The primary driver for utility companies to collect metering data is to ease settlement with consumers. Therefore, their systems are not necessarily set up to provide data to other professional systems.
Establishing a connection between the utility company's meter data collection system and your own systems therefore requires technical skills in both data integration and data security. In addition, in many cases your own systems also require customization.
When you receive data from the utility companies, they must be decoded and "unpacked" so that they are understandable and adapted to your own system. The challenge is that your system does not necessarily speak the same language.
It places great demands on you in the field of data, as you must be able to set the right requirements in terms of resolution, delivery frequency and formats in order to make a successful integration. It complicates and, at worst, prevents integration between the systems.
Your buildings are most often scattered over a larger geographical area and thus served by several utility companies within the various types of utilities. Therefore, it is a very time-consuming process to obtain data due to the sheer number of utility companies you must negotiate with. Each of which have different approaches and methods for handling meters, data retrieval and delivery.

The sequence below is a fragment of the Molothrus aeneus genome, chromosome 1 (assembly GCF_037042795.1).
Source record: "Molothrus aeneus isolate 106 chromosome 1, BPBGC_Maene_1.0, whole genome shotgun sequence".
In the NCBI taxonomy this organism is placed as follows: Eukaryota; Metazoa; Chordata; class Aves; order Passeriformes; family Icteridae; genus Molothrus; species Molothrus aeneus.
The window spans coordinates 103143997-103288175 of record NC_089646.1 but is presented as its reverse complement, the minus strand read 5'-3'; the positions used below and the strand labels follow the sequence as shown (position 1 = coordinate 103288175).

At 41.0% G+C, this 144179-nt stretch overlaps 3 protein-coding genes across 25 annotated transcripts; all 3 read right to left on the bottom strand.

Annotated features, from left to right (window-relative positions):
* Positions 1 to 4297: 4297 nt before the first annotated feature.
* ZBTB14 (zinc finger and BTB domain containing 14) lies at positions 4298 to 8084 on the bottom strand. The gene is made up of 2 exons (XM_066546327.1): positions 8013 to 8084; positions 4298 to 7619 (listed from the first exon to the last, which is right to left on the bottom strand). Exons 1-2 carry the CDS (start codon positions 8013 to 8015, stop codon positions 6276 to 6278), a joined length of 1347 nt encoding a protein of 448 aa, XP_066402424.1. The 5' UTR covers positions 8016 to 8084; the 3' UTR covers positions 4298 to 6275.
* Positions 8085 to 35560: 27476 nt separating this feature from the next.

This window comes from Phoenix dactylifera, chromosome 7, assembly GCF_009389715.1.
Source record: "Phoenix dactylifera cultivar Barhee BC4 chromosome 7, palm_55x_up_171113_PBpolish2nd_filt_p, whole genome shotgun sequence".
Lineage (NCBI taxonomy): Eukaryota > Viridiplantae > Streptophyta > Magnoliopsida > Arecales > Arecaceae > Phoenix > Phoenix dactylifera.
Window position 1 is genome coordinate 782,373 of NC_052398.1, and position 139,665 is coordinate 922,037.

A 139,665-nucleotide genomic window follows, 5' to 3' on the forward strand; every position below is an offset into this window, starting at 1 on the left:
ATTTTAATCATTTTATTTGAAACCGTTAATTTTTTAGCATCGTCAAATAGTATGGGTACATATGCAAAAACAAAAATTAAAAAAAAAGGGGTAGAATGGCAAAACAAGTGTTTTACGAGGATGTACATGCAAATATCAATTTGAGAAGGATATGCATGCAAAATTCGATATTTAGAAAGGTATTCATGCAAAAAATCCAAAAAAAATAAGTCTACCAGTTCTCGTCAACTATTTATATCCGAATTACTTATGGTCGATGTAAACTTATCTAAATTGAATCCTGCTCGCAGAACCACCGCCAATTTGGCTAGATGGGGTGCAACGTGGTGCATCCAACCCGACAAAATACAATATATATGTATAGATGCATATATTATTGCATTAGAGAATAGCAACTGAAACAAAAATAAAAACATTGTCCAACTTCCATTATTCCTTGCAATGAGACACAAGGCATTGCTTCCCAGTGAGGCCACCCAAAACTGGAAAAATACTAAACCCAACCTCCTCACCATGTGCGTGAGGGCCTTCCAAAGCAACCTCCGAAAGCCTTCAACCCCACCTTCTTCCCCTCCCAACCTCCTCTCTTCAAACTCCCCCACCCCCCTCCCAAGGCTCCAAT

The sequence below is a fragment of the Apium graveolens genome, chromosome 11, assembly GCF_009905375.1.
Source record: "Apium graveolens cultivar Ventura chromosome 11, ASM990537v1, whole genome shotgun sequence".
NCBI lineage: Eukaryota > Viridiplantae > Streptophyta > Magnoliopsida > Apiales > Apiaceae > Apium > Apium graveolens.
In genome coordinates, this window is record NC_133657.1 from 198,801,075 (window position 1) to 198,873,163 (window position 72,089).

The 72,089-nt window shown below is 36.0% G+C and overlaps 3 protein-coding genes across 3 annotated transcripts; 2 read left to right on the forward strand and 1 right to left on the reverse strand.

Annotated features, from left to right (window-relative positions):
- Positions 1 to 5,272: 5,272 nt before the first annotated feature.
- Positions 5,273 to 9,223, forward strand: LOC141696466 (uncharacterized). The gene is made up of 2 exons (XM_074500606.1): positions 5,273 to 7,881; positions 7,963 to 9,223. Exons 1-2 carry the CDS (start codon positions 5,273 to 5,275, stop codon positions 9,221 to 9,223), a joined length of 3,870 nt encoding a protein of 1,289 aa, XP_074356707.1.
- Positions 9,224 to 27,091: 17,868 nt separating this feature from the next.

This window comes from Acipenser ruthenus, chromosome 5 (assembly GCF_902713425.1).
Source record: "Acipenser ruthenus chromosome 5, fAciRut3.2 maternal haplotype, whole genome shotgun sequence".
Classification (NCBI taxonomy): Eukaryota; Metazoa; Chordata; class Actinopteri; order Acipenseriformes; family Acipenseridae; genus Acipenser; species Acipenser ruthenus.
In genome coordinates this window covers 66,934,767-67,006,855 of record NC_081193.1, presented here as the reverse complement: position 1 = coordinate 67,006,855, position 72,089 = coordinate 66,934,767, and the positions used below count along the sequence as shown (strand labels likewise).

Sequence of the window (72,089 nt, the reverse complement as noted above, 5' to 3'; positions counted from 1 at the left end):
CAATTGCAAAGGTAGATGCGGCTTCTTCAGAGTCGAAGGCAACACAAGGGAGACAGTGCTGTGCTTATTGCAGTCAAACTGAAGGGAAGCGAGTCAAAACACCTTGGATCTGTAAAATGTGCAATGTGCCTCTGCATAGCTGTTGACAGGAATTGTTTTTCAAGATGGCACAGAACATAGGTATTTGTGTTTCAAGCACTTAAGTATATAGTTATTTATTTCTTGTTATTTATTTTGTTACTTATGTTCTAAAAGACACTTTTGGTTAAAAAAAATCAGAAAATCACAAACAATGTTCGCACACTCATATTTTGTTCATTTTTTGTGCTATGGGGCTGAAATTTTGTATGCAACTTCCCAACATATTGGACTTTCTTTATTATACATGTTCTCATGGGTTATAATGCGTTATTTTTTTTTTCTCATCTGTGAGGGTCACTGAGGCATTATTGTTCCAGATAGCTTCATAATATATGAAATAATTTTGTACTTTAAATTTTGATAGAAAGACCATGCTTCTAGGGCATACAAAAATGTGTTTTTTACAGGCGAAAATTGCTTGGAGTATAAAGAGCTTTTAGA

It is further complicated by the fact that the various utility companies often use different IT systems, which makes the negotiation and integration between the different systems even more difficult.
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The utility companies offer data in various resolutions and intervals from hourly to monthly readings or in even longer intervals. The resolution of data is of great importance for the use of data, as a low resolution and/or long intervals may hamper the ability to evaluate and use data for monitoring and optimizations.
Particularly in the water supply, low resolution and long intervals between readings can have major consequences as a leak can cause widespread destruction if not detected in time.
The utility companies do not necessarily monitor data. Therefore, it requires that you continuously validate the received data to ensure the quality. It can be a time-consuming process as utilities need to be involved in data outages as they are the ones that collect and deliver data.
Data loss can be caused by many things and it can be difficult to ensure the stability of data as both employees and IT systems need to be prepared for it. In addition, collecting and delivering data to third parties is not the primary task of the utility companies. Therefore, there may be an increased risk that data outages will not be prioritized and rectified.